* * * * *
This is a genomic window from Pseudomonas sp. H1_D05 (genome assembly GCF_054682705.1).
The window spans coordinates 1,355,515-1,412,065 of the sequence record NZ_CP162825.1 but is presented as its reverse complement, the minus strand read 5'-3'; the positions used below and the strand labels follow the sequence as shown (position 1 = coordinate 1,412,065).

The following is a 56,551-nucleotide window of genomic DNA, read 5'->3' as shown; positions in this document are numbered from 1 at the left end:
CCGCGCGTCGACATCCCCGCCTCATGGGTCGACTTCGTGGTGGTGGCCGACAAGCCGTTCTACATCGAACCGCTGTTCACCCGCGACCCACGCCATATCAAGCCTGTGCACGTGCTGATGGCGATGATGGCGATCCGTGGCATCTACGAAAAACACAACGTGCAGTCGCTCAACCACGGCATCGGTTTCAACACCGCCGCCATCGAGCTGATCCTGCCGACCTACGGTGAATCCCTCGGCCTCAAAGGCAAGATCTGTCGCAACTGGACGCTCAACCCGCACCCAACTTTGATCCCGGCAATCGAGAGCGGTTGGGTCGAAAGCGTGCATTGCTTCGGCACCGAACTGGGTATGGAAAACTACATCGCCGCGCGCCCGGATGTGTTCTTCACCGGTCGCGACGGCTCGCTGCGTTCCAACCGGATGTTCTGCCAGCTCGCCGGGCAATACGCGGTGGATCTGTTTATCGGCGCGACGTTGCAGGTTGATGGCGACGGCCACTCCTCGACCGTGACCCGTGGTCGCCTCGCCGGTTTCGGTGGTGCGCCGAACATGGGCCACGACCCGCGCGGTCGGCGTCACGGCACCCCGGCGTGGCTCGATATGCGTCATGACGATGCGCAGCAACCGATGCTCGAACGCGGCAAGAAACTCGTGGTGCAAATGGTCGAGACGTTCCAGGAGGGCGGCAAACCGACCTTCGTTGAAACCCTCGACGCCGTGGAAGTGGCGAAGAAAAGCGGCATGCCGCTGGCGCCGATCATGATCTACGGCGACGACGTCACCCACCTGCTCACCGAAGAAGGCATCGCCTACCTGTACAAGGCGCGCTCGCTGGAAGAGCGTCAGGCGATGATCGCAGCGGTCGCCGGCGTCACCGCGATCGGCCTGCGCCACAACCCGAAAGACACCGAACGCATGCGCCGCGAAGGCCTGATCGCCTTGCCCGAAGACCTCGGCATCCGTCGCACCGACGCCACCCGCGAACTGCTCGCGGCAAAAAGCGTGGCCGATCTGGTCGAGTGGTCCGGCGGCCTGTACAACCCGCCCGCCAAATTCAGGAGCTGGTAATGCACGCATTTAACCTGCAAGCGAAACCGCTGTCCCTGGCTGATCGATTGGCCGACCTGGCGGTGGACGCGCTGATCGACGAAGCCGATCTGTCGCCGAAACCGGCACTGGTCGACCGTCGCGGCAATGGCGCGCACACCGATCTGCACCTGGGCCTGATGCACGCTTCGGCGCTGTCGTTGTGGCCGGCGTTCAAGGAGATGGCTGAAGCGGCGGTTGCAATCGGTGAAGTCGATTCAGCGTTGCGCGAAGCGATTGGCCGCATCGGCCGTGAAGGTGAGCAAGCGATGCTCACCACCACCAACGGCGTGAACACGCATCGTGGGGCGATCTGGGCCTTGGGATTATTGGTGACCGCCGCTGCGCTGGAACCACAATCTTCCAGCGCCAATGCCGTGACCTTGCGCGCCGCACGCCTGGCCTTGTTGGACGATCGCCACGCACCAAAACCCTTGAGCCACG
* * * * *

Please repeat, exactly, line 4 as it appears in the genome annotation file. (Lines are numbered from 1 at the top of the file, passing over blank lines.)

CCGCGCGTCGACATCCCCGCCTCATGGGTCGACTTCGTGGTGGTGGCCGACAAGCCGTTCTACATCGAACCGCTGTTCACCCGCGACCCACGCCATATCAAGCCTGTGCACGTGCTGATGGCGATGATGGCGATCCGTGGCATCTACGAAAAACACAACGTGCAGTCGCTCAACCACGGCATCGGTTTCAACACCGCCGCCATCGAGCTGATCCTGCCGACCTACGGTGAATCCCTCGGCCTCAAAGGCAAGATCTGTCGCAACTGGACGCTCAACCCGCACCCAACTTTGATCCCGGCAATCGAGAGCGGTTGGGTCGAAAGCGTGCATTGCTTCGGCACCGAACTGGGTATGGAAAACTACATCGCCGCGCGCCCGGATGTGTTCTTCACCGGTCGCGACGGCTCGCTGCGTTCCAACCGGATGTTCTGCCAGCTCGCCGGGCAATACGCGGTGGATCTGTTTATCGGCGCGACGTTGCAGGTTGATGGCGACGGCCACTCCTCGACCGTGACCCGTGGTCGCCTCGCCGGTTTCGGTGGTGCGCCGAACATGGGCCACGACCCGCGCGGTCGGCGTCACGGCACCCCGGCGTGGCTCGATATGCGTCATGACGATGCGCAGCAACCGATGCTCGAACGCGGCAAGAAACTCGTGGTGCAAATGGTCGAGACGTTCCAGGAGGGCGGCAAACCGACCTTCGTTGAAACCCTCGACGCCGTGGAAGTGGCGAAGAAAAGCGGCATGCCGCTGGCGCCGATCATGATCTACGGCGACGACGTCACCCACCTGCTCACCGAAGAAGGCATCGCCTACCTGTACAAGGCGCGCTCGCTGGAAGAGCGTCAGGCGATGATCGCAGCGGTCGCCGGCGTCACCGCGATCGGCCTGCGCCACAACCCGAAAGACACCGAACGCATGCGCCGCGAAGGCCTGATCGCCTTGCCCGAAGACCTCGGCATCCGTCGCACCGACGCCACCCGCGAACTGCTCGCGGCAAAAAGCGTGGCCGATCTGGTCGAGTGGTCCGGCGGCCTGTACAACCCGCCCGCCAAATTCAGGAGCTGGTAATGCACGCATTTAACCTGCAAGCGAAACCGCTGTCCCTGGCTGATCGATTGGCCGACCTGGCGGTGGACGCGCTGATCGACGAAGCCGATCTGTCGCCGAAACCGGCACTGGTCGACCGTCGCGGCAATGGCGCGCACACCGATCTGCACCTGGGCCTGATGCACGCTTCGGCGCTGTCGTTGTGGCCGGCGTTCAAGGAGATGGCTGAAGCGGCGGTTGCAATCGGTGAAGTCGATTCAGCGTTGCGCGAAGCGATTGGCCGCATCGGCCGTGAAGGTGAGCAAGCGATGCTCACCACCACCAACGGCGTGAACACGCATCGTGGGGCGATCTGGGCCTTGGGATTATTGGTGACCGCCGCTGCGCTGGAACCACAATCTTCCAGCGCCAATGCCGTGACCTTGCGCGCCGCACGCCTGGCCTTGTTGGACGATCGCCACGCACCAAAACCCTTGAGCCACG